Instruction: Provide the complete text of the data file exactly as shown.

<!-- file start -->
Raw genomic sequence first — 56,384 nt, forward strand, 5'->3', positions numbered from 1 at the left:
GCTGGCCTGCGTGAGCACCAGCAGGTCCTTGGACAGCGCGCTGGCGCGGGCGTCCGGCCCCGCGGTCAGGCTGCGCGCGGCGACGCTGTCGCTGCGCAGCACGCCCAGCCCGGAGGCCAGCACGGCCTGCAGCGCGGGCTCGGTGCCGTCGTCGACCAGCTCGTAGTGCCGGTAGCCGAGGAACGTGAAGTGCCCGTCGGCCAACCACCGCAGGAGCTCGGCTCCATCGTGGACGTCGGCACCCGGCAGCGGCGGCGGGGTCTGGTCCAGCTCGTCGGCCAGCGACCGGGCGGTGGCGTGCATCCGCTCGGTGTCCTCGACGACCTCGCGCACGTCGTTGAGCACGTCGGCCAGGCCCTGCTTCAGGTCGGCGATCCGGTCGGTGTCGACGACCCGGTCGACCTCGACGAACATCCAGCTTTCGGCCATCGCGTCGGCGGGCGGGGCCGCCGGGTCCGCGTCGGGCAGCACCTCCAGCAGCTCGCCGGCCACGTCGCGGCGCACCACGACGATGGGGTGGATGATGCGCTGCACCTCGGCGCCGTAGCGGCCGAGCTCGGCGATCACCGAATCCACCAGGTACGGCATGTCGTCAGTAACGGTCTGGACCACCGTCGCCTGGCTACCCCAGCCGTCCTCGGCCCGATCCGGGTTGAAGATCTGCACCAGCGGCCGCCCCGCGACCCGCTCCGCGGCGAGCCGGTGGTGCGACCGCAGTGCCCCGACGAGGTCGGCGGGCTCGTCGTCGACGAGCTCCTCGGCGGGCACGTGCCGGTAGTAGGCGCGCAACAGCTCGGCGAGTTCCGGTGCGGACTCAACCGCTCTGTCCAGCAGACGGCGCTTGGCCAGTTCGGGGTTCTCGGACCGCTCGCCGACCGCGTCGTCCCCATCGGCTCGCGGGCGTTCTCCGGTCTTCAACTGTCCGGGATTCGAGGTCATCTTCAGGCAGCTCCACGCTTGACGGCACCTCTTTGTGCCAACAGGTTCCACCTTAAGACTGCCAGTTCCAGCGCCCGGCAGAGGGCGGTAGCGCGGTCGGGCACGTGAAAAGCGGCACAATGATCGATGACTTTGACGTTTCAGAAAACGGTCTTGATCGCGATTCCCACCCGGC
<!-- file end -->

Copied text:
Raw genomic sequence first — 56,384 nt, forward strand, 5'->3', positions numbered from 1 at the left:
GCTGGCCTGCGTGAGCACCAGCAGGTCCTTGGACAGCGCGCTGGCGCGGGCGTCCGGCCCCGCGGTCAGGCTGCGCGCGGCGACGCTGTCGCTGCGCAGCACGCCCAGCCCGGAGGCCAGCACGGCCTGCAGCGCGGGCTCGGTGCCGTCGTCGACCAGCTCGTAGTGCCGGTAGCCGAGGAACGTGAAGTGCCCGTCGGCCAACCACCGCAGGAGCTCGGCTCCATCGTGGACGTCGGCACCCGGCAGCGGCGGCGGGGTCTGGTCCAGCTCGTCGGCCAGCGACCGGGCGGTGGCGTGCATCCGCTCGGTGTCCTCGACGACCTCGCGCACGTCGTTGAGCACGTCGGCCAGGCCCTGCTTCAGGTCGGCGATCCGGTCGGTGTCGACGACCCGGTCGACCTCGACGAACATCCAGCTTTCGGCCATCGCGTCGGCGGGCGGGGCCGCCGGGTCCGCGTCGGGCAGCACCTCCAGCAGCTCGCCGGCCACGTCGCGGCGCACCACGACGATGGGGTGGATGATGCGCTGCACCTCGGCGCCGTAGCGGCCGAGCTCGGCGATCACCGAATCCACCAGGTACGGCATGTCGTCAGTAACGGTCTGGACCACCGTCGCCTGGCTACCCCAGCCGTCCTCGGCCCGATCCGGGTTGAAGATCTGCACCAGCGGCCGCCCCGCGACCCGCTCCGCGGCGAGCCGGTGGTGCGACCGCAGTGCCCCGACGAGGTCGGCGGGCTCGTCGTCGACGAGCTCCTCGGCGGGCACGTGCCGGTAGTAGGCGCGCAACAGCTCGGCGAGTTCCGGTGCGGACTCAACCGCTCTGTCCAGCAGACGGCGCTTGGCCAGTTCGGGGTTCTCGGACCGCTCGCCGACCGCGTCGTCCCCATCGGCTCGCGGGCGTTCTCCGGTCTTCAACTGTCCGGGATTCGAGGTCATCTTCAGGCAGCTCCACGCTTGACGGCACCTCTTTGTGCCAACAGGTTCCACCTTAAGACTGCCAGTTCCAGCGCCCGGCAGAGGGCGGTAGCGCGGTCGGGCACGTGAAAAGCGGCACAATGATCGATGACTTTGACGTTTCAGAAAACGGTCTTGATCGCGATTCCCACCCGGC